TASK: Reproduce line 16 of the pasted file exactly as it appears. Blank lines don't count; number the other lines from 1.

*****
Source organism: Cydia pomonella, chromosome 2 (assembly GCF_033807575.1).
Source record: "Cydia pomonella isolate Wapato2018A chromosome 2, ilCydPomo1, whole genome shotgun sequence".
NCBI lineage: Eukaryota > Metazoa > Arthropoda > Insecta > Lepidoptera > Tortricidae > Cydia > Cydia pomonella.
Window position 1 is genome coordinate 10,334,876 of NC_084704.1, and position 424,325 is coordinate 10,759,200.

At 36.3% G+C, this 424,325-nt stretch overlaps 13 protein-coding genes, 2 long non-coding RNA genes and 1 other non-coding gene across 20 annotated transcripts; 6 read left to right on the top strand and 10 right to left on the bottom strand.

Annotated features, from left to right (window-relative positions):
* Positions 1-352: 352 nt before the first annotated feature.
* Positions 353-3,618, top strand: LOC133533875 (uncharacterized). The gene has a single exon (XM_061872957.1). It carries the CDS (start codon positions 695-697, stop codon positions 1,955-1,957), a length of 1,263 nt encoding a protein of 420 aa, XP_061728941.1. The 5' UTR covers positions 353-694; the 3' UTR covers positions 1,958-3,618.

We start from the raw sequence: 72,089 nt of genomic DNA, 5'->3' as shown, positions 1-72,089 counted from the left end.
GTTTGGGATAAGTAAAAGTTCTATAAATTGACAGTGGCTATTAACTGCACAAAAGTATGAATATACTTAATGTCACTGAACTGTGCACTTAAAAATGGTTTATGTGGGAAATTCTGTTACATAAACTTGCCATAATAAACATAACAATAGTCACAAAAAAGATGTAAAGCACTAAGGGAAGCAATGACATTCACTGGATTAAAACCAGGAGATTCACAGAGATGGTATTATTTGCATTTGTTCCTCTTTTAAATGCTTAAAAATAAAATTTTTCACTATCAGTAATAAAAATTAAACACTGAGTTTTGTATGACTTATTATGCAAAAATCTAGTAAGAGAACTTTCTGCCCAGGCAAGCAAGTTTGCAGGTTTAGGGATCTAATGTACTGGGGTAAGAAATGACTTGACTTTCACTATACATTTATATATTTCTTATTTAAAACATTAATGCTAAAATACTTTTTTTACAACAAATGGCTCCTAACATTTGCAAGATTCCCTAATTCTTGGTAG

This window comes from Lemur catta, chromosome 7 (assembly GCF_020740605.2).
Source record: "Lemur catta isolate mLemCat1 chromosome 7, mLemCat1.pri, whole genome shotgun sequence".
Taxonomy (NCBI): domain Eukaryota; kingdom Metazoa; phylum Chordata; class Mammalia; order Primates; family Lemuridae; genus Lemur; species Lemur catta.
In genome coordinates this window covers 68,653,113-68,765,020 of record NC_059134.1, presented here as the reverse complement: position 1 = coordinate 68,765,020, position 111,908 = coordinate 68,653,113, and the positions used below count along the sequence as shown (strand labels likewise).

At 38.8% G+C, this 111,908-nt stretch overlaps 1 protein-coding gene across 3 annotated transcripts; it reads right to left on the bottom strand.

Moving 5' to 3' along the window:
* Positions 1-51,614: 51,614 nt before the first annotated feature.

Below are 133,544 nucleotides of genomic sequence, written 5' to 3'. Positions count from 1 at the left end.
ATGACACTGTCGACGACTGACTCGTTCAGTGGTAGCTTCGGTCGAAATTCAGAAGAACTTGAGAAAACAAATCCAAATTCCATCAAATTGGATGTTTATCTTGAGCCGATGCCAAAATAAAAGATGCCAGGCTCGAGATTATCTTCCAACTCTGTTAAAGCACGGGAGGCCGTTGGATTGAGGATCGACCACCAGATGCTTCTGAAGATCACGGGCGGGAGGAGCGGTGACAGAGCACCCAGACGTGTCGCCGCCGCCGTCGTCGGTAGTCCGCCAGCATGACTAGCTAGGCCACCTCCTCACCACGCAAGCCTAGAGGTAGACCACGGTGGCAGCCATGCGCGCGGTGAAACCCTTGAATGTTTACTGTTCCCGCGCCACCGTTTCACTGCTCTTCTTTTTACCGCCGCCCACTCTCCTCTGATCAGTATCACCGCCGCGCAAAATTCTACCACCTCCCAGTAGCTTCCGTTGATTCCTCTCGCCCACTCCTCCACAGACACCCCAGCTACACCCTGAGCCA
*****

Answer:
Moving 5' to 3' along the window: